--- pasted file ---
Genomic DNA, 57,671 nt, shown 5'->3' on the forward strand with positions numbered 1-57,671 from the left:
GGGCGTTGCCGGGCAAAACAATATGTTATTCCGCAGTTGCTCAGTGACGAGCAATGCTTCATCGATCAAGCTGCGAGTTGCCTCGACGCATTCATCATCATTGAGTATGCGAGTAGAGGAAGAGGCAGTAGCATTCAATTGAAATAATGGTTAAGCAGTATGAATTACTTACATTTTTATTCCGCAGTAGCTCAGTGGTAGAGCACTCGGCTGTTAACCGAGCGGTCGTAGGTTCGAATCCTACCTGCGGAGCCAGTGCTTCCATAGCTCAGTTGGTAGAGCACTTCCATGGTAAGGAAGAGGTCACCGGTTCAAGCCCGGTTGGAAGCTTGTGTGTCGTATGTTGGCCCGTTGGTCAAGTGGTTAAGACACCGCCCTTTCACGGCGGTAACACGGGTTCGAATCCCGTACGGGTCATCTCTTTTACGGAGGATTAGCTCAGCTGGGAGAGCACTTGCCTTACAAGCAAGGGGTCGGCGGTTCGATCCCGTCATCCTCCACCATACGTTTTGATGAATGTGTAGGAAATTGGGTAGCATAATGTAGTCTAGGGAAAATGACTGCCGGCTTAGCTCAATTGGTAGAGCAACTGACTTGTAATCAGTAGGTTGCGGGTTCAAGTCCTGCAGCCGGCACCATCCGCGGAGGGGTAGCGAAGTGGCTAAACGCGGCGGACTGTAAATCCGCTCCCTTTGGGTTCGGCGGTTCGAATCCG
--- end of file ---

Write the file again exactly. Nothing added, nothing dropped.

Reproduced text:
Genomic DNA, 57,671 nt, shown 5'->3' on the forward strand with positions numbered 1-57,671 from the left:
GGGCGTTGCCGGGCAAAACAATATGTTATTCCGCAGTTGCTCAGTGACGAGCAATGCTTCATCGATCAAGCTGCGAGTTGCCTCGACGCATTCATCATCATTGAGTATGCGAGTAGAGGAAGAGGCAGTAGCATTCAATTGAAATAATGGTTAAGCAGTATGAATTACTTACATTTTTATTCCGCAGTAGCTCAGTGGTAGAGCACTCGGCTGTTAACCGAGCGGTCGTAGGTTCGAATCCTACCTGCGGAGCCAGTGCTTCCATAGCTCAGTTGGTAGAGCACTTCCATGGTAAGGAAGAGGTCACCGGTTCAAGCCCGGTTGGAAGCTTGTGTGTCGTATGTTGGCCCGTTGGTCAAGTGGTTAAGACACCGCCCTTTCACGGCGGTAACACGGGTTCGAATCCCGTACGGGTCATCTCTTTTACGGAGGATTAGCTCAGCTGGGAGAGCACTTGCCTTACAAGCAAGGGGTCGGCGGTTCGATCCCGTCATCCTCCACCATACGTTTTGATGAATGTGTAGGAAATTGGGTAGCATAATGTAGTCTAGGGAAAATGACTGCCGGCTTAGCTCAATTGGTAGAGCAACTGACTTGTAATCAGTAGGTTGCGGGTTCAAGTCCTGCAGCCGGCACCATCCGCGGAGGGGTAGCGAAGTGGCTAAACGCGGCGGACTGTAAATCCGCTCCCTTTGGGTTCGGCGGTTCGAATCCG